During his career, Ali has not only been jailed dozens of times; he has also been reported dead more than once. First in the mid-70s, when the authorities in his home town of Dire Dawa told Ali’s father to travel to Addis Ababa to collect the corpse of his son. He found Ali asleep in the hotel, rather hungover from the previous night’s performance, but still very much alive. In the past decade, the rumours of Ali’s death surfaced again and in 2009 he was announced dead on Wikipedia. In late 2012 in Addis Ababa, Andreas Hansen met Ali – still alive and thriving – who told him that the untimely obituaries and imprisonments are the price he has had to pay for playing Oromo music and promoting Oromo culture.
The past decade has seen an implausible but well-deserved rediscovery of the astonishing Ethiopian music of the 1960’s and 1970’s. However, the majority of the attention has been given to Amharic music from Addis. One important legacy that has until now been left largely untold is the music of the Oromos; the largest ethnic group of Ethiopia at around 30 million people.
For several decades from the mid-60s and onwards, Ali Birra was the most prominent representative of modern Oromo music. He was part of a golden generation of Ethiopian musicians, performing with the greatest artists and orchestras of the time; but being Oromo he was always an outsider in relation to the Amharic musicians of his time. Yet for many Oromos, he was a hero, fighting their cause at a time where the promotion of Oromo culture was illegal and singing in Oromo language banned.
Ali Birra left Ethiopia in 1984 and has since been back only sporadically, but he has not been forgotten. Heading for lunch we tried in vain to find a restaurant where devoted fans would not overwhelm Ali. Throughout the day his phone was continually ringing with new and old friends checking in, and while driving around Addis with Ali, we were met by a continuous honking and passengers shouting, ’we love you Ali’ through the car windows. This was Addis 2012 but felt more like driving around with Fela Kuti in Lagos in the 70s.
Ali has returned home to Ethiopia to launch his own NGO, the Birra Children’s Education Fund. He wants to give something back to Ethiopia and has started support programmes for children in one school in Dire Dawa and one in Galamso in West Hararge. ‘My father always told me that educated people know how to fight for their rights and to respect the rights of others,’ Ali explains. He now hopes to expand the programme to other schools around the country. He has also come back to Ethiopia for musical reasons. In 2013, Ali is celebrating his 50-year anniversary on the music scene and he is planning to commemorate this landmark with concerts in Addis and at home turf in Dire Dawa, as well as with the release of one final record before retiring.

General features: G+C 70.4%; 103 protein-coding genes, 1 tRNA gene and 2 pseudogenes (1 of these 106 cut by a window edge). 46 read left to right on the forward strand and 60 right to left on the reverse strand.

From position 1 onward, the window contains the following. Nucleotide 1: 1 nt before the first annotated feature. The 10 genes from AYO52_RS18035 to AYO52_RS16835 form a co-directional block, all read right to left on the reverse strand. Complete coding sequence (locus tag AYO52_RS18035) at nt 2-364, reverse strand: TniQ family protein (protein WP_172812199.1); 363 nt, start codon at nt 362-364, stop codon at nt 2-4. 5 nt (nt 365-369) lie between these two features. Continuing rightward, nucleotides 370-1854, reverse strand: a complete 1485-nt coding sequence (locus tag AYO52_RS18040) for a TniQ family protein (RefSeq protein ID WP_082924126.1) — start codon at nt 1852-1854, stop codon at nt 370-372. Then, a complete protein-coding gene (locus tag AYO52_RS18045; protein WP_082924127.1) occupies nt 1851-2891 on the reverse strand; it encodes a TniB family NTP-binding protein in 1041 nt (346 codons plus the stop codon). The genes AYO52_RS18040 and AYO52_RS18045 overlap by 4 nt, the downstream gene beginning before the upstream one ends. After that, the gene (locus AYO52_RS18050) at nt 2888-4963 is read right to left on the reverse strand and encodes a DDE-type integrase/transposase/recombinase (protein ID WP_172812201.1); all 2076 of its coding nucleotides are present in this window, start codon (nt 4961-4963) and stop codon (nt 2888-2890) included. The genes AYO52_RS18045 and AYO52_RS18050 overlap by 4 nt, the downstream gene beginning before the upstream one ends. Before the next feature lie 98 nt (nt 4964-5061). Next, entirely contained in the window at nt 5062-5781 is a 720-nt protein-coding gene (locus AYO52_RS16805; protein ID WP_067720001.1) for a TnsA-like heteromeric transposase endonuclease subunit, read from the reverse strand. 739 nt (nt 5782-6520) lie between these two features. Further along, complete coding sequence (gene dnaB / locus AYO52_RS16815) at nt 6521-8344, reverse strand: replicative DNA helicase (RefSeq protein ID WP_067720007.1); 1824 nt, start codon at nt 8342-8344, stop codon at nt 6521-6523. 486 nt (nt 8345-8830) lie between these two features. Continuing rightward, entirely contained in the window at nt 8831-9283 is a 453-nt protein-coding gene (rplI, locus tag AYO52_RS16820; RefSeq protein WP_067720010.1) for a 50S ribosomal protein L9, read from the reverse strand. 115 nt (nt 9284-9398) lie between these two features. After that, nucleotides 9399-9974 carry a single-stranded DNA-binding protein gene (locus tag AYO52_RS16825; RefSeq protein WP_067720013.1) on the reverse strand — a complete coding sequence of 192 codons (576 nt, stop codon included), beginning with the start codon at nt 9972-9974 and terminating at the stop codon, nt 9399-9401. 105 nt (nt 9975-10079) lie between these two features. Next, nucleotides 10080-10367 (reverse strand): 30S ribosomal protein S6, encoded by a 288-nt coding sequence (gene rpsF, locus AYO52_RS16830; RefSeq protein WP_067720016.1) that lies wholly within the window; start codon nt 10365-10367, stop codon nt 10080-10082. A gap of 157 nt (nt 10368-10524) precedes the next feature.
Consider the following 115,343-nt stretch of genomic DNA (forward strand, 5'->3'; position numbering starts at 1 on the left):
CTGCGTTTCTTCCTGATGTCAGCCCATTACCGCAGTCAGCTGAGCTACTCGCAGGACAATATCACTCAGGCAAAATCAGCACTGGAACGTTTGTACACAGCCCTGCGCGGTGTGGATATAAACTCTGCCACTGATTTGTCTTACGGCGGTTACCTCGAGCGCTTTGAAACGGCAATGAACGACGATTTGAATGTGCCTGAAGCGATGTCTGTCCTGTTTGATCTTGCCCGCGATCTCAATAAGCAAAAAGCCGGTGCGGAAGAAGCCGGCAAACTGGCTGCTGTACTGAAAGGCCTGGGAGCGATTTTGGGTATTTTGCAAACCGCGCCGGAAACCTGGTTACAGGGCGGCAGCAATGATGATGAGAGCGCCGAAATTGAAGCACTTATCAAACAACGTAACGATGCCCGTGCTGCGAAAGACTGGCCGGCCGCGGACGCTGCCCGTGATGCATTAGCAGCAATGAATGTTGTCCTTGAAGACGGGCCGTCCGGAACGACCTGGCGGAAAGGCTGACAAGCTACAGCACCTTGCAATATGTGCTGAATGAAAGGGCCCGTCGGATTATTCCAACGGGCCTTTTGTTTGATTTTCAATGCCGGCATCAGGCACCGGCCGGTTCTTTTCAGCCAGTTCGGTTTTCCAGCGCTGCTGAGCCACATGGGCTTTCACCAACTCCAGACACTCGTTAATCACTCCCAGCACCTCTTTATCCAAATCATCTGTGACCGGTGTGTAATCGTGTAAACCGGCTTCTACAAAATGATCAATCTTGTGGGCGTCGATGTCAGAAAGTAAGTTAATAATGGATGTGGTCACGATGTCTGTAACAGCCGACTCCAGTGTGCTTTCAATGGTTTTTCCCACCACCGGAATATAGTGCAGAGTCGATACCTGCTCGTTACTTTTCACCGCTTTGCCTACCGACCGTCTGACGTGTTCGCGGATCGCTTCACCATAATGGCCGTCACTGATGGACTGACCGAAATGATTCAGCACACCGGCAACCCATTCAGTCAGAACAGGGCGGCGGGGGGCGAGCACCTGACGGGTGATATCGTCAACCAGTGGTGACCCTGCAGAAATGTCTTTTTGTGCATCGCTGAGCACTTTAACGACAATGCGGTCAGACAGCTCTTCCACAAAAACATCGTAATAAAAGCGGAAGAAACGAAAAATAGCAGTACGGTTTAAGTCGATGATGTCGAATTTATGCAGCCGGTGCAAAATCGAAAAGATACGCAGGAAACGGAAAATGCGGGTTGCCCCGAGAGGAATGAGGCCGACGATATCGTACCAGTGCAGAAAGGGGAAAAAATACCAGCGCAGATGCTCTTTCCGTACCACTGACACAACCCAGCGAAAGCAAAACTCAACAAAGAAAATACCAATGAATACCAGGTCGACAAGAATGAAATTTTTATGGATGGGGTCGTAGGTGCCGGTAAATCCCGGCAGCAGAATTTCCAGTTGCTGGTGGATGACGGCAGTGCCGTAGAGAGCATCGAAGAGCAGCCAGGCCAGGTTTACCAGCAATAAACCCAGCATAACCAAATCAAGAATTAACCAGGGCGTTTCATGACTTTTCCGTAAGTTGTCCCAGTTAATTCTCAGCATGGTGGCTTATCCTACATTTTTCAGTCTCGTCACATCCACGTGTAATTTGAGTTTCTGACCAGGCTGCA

‘I was lucky to be singer at a time with few Oromo singers around. I got the chance to influence people and their thinking. To be a teacher. To engrave my thoughts in people’s minds. The young Oromo musicians now are tough but they have not achieved this yet,’ Ali tells me. And things certainly were tough in Dire Dawa in the early 60s, when Ali aged 14 formed his first band Hiriyaa Jaalalaa, and soon after started performing with the group Afran Qallo. Being an Oromo musician back then was risky business. Singing in Oromifa was illegal, and the band members handed out their records to people on the streets as no Oromo music was allowed on the radio. ‘We were very young and courageous at that time,’ Ali admits.
It was at a concert with Afran Qallo that Ali earned himself his stage name – Birra meaning ‘spring’ or ‘break of dawn’ in Oromifa – through the singing of the ’Birra dha Barihe’ song. In 1964, the group was invited to play in neighbouring Djibouti, but the 11 band members were denied permission to leave Ethiopia and had their instruments destroyed. They decided to split in smaller fractions and travel anyway, but when Ali arrived in Djibouti, he was arrested and detained for a month. On New Year’s Eve of 1964, Ali and three of his band members returned to Ethiopia and the next day were again arrested. Ali, now 16, spent six months in prison, jailed for singing in his own language and celebrating his culture. ‘I still remember it vividly. From that time on I knew that I wanted to fight for the rights of my people,’ he recounts.